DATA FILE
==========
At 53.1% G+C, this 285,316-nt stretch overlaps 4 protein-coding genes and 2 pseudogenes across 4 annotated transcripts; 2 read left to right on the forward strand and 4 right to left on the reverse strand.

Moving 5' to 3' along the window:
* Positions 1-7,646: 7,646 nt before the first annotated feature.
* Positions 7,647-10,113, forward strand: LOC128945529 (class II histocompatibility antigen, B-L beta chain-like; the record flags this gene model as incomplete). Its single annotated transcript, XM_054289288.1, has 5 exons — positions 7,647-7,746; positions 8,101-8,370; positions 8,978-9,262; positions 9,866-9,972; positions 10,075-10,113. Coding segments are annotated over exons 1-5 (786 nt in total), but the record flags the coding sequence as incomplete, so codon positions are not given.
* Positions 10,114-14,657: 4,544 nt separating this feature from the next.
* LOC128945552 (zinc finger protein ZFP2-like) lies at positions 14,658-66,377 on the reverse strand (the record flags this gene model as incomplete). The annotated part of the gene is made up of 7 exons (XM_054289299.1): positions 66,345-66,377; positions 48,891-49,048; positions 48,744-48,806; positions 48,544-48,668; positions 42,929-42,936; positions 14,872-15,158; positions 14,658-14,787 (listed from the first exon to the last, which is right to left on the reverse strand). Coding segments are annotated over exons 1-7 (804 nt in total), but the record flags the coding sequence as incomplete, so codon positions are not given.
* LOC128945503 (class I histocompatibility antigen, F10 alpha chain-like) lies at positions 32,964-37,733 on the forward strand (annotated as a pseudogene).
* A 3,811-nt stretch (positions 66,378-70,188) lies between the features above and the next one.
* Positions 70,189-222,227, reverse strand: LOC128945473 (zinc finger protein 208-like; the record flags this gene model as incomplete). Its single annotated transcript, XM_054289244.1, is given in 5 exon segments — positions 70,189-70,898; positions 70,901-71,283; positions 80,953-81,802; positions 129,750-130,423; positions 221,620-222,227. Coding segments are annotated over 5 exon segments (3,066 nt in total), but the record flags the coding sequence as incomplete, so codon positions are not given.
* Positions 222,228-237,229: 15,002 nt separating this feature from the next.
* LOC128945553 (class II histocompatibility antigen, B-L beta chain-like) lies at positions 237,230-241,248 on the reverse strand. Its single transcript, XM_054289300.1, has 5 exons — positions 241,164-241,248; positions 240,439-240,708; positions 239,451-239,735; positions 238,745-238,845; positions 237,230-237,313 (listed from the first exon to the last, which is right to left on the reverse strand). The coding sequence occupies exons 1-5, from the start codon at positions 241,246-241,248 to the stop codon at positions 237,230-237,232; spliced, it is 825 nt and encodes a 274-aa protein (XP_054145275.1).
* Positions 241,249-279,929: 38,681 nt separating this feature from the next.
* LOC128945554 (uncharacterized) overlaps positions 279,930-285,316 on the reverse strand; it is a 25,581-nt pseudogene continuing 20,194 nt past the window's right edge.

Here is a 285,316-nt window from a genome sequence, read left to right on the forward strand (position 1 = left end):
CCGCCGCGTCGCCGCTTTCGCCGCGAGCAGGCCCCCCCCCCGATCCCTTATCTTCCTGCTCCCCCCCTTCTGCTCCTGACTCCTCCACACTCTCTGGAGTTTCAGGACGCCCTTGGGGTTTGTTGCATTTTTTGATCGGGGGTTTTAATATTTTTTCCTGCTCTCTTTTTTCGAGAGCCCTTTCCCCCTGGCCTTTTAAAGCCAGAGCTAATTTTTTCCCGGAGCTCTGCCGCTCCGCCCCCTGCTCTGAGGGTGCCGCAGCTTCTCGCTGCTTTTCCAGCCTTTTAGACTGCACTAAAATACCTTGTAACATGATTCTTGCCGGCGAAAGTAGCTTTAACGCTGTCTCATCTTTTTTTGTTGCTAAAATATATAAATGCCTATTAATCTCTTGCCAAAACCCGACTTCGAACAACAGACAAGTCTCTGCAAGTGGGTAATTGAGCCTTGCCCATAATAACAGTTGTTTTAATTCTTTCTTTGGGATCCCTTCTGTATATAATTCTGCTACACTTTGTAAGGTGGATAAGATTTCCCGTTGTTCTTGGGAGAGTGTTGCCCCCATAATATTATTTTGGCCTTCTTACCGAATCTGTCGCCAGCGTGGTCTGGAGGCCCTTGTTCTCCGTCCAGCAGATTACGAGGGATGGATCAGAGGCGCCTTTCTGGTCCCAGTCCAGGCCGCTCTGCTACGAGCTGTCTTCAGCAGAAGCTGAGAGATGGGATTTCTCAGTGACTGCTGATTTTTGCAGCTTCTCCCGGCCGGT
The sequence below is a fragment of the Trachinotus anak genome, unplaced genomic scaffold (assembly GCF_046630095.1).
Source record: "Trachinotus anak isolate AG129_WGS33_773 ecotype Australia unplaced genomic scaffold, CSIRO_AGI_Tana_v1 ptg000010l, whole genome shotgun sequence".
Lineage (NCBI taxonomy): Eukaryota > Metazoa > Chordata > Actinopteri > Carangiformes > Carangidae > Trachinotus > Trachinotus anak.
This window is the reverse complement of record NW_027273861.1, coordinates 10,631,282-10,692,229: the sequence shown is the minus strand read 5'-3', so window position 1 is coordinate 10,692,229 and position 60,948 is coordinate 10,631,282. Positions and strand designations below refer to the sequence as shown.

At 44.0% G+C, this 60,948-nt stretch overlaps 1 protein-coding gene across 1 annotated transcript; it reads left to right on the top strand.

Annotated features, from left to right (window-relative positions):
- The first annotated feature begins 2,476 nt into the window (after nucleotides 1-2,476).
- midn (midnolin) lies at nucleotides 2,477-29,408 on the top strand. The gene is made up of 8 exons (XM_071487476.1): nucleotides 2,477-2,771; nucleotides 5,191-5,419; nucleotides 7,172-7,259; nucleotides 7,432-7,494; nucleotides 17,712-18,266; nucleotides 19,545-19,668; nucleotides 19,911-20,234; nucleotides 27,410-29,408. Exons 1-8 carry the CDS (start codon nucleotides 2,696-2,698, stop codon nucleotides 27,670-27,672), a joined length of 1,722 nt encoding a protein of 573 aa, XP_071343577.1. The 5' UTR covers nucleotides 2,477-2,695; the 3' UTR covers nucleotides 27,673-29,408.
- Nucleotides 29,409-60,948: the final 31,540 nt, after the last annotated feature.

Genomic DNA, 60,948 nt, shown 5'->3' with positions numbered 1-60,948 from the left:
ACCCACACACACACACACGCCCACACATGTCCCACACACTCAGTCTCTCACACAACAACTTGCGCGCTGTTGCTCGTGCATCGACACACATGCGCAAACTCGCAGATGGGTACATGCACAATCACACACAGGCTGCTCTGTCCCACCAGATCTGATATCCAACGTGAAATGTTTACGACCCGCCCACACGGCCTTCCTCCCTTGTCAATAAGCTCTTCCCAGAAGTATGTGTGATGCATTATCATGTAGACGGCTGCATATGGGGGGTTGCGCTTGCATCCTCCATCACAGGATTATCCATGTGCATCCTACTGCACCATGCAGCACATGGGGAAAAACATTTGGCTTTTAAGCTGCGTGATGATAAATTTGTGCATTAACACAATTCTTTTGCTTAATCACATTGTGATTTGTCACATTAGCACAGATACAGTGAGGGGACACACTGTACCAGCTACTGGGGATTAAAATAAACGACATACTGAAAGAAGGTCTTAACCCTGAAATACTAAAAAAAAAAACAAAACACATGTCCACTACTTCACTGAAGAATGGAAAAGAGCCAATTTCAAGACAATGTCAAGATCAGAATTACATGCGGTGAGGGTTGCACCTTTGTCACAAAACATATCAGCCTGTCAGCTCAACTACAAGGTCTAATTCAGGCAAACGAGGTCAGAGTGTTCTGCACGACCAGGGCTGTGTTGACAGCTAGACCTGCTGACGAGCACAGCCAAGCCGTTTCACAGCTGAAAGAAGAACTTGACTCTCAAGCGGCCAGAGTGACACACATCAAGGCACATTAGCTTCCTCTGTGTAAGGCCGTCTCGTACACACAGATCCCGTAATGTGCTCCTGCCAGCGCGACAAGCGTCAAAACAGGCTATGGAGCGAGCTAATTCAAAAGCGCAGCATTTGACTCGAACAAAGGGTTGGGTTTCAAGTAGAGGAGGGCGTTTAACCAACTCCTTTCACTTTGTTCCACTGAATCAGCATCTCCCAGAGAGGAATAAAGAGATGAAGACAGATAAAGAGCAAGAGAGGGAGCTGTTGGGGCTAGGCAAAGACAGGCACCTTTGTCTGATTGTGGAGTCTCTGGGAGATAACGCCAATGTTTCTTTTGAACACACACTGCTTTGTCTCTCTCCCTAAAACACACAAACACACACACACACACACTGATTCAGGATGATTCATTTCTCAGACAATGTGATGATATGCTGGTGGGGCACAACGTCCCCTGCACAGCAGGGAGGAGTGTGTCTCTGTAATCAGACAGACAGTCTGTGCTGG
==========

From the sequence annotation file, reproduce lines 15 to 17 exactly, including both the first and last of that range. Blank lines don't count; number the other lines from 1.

CCGCCGCGTCGCCGCTTTCGCCGCGAGCAGGCCCCCCCCCCGATCCCTTATCTTCCTGCTCCCCCCCTTCTGCTCCTGACTCCTCCACACTCTCTGGAGTTTCAGGACGCCCTTGGGGTTTGTTGCATTTTTTGATCGGGGGTTTTAATATTTTTTCCTGCTCTCTTTTTTCGAGAGCCCTTTCCCCCTGGCCTTTTAAAGCCAGAGCTAATTTTTTCCCGGAGCTCTGCCGCTCCGCCCCCTGCTCTGAGGGTGCCGCAGCTTCTCGCTGCTTTTCCAGCCTTTTAGACTGCACTAAAATACCTTGTAACATGATTCTTGCCGGCGAAAGTAGCTTTAACGCTGTCTCATCTTTTTTTGTTGCTAAAATATATAAATGCCTATTAATCTCTTGCCAAAACCCGACTTCGAACAACAGACAAGTCTCTGCAAGTGGGTAATTGAGCCTTGCCCATAATAACAGTTGTTTTAATTCTTTCTTTGGGATCCCTTCTGTATATAATTCTGCTACACTTTGTAAGGTGGATAAGATTTCCCGTTGTTCTTGGGAGAGTGTTGCCCCCATAATATTATTTTGGCCTTCTTACCGAATCTGTCGCCAGCGTGGTCTGGAGGCCCTTGTTCTCCGTCCAGCAGATTACGAGGGATGGATCAGAGGCGCCTTTCTGGTCCCAGTCCAGGCCGCTCTGCTACGAGCTGTCTTCAGCAGAAGCTGAGAGATGGGATTTCTCAGTGACTGCTGATTTTTGCAGCTTCTCCCGGCCGGT
The sequence below is a fragment of the Trachinotus anak genome, unplaced genomic scaffold (assembly GCF_046630095.1).
Source record: "Trachinotus anak isolate AG129_WGS33_773 ecotype Australia unplaced genomic scaffold, CSIRO_AGI_Tana_v1 ptg000010l, whole genome shotgun sequence".